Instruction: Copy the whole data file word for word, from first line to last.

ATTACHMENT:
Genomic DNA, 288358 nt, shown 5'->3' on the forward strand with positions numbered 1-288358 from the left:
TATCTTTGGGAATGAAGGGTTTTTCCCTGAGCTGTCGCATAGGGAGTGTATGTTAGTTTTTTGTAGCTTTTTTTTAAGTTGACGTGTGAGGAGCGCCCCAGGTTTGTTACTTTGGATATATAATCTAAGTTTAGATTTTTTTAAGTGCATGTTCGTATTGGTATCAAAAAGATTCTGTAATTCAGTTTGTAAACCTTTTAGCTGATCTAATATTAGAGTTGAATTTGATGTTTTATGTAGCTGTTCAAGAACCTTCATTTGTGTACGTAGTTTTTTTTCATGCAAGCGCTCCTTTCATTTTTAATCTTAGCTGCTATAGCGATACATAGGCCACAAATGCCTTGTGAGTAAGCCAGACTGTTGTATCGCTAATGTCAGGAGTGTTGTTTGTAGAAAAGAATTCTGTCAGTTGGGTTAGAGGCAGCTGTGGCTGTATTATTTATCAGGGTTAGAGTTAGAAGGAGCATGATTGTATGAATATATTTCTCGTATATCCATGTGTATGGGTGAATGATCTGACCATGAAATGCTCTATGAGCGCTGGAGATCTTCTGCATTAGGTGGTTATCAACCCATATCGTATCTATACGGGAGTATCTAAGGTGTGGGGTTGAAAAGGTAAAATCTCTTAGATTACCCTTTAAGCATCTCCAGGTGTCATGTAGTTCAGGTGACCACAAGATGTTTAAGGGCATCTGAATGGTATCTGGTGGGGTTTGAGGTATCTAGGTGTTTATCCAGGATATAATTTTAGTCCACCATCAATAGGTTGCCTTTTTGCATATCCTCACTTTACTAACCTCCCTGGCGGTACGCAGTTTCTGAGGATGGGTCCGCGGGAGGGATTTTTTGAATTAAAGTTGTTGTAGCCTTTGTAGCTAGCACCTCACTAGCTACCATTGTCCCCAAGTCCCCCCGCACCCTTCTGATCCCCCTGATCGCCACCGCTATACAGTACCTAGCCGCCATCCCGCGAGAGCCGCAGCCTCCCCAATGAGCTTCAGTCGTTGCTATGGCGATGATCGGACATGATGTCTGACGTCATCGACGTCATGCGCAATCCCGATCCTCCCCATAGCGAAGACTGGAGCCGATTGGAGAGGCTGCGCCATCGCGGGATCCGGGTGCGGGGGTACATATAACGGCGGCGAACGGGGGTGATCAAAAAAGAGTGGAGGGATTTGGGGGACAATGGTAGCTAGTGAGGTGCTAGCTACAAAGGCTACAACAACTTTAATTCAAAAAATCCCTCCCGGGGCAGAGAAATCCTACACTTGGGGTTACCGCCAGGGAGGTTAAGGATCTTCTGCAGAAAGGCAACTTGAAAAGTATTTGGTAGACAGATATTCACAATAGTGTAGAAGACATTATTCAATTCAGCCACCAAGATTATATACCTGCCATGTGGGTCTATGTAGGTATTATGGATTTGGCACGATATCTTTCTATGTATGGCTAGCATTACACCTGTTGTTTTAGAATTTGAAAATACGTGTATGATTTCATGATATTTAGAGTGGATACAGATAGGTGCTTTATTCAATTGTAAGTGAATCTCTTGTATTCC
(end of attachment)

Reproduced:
Genomic DNA, 288358 nt, shown 5'->3' on the forward strand with positions numbered 1-288358 from the left:
TATCTTTGGGAATGAAGGGTTTTTCCCTGAGCTGTCGCATAGGGAGTGTATGTTAGTTTTTTGTAGCTTTTTTTTAAGTTGACGTGTGAGGAGCGCCCCAGGTTTGTTACTTTGGATATATAATCTAAGTTTAGATTTTTTTAAGTGCATGTTCGTATTGGTATCAAAAAGATTCTGTAATTCAGTTTGTAAACCTTTTAGCTGATCTAATATTAGAGTTGAATTTGATGTTTTATGTAGCTGTTCAAGAACCTTCATTTGTGTACGTAGTTTTTTTTCATGCAAGCGCTCCTTTCATTTTTAATCTTAGCTGCTATAGCGATACATAGGCCACAAATGCCTTGTGAGTAAGCCAGACTGTTGTATCGCTAATGTCAGGAGTGTTGTTTGTAGAAAAGAATTCTGTCAGTTGGGTTAGAGGCAGCTGTGGCTGTATTATTTATCAGGGTTAGAGTTAGAAGGAGCATGATTGTATGAATATATTTCTCGTATATCCATGTGTATGGGTGAATGATCTGACCATGAAATGCTCTATGAGCGCTGGAGATCTTCTGCATTAGGTGGTTATCAACCCATATCGTATCTATACGGGAGTATCTAAGGTGTGGGGTTGAAAAGGTAAAATCTCTTAGATTACCCTTTAAGCATCTCCAGGTGTCATGTAGTTCAGGTGACCACAAGATGTTTAAGGGCATCTGAATGGTATCTGGTGGGGTTTGAGGTATCTAGGTGTTTATCCAGGATATAATTTTAGTCCACCATCAATAGGTTGCCTTTTTGCATATCCTCACTTTACTAACCTCCCTGGCGGTACGCAGTTTCTGAGGATGGGTCCGCGGGAGGGATTTTTTGAATTAAAGTTGTTGTAGCCTTTGTAGCTAGCACCTCACTAGCTACCATTGTCCCCAAGTCCCCCCGCACCCTTCTGATCCCCCTGATCGCCACCGCTATACAGTACCTAGCCGCCATCCCGCGAGAGCCGCAGCCTCCCCAATGAGCTTCAGTCGTTGCTATGGCGATGATCGGACATGATGTCTGACGTCATCGACGTCATGCGCAATCCCGATCCTCCCCATAGCGAAGACTGGAGCCGATTGGAGAGGCTGCGCCATCGCGGGATCCGGGTGCGGGGGTACATATAACGGCGGCGAACGGGGGTGATCAAAAAAGAGTGGAGGGATTTGGGGGACAATGGTAGCTAGTGAGGTGCTAGCTACAAAGGCTACAACAACTTTAATTCAAAAAATCCCTCCCGGGGCAGAGAAATCCTACACTTGGGGTTACCGCCAGGGAGGTTAAGGATCTTCTGCAGAAAGGCAACTTGAAAAGTATTTGGTAGACAGATATTCACAATAGTGTAGAAGACATTATTCAATTCAGCCACCAAGATTATATACCTGCCATGTGGGTCTATGTAGGTATTATGGATTTGGCACGATATCTTTCTATGTATGGCTAGCATTACACCTGTTGTTTTAGAATTTGAAAATACGTGTATGATTTCATGATATTTAGAGTGGATACAGATAGGTGCTTTATTCAATTGTAAGTGAATCTCTTGTATTCC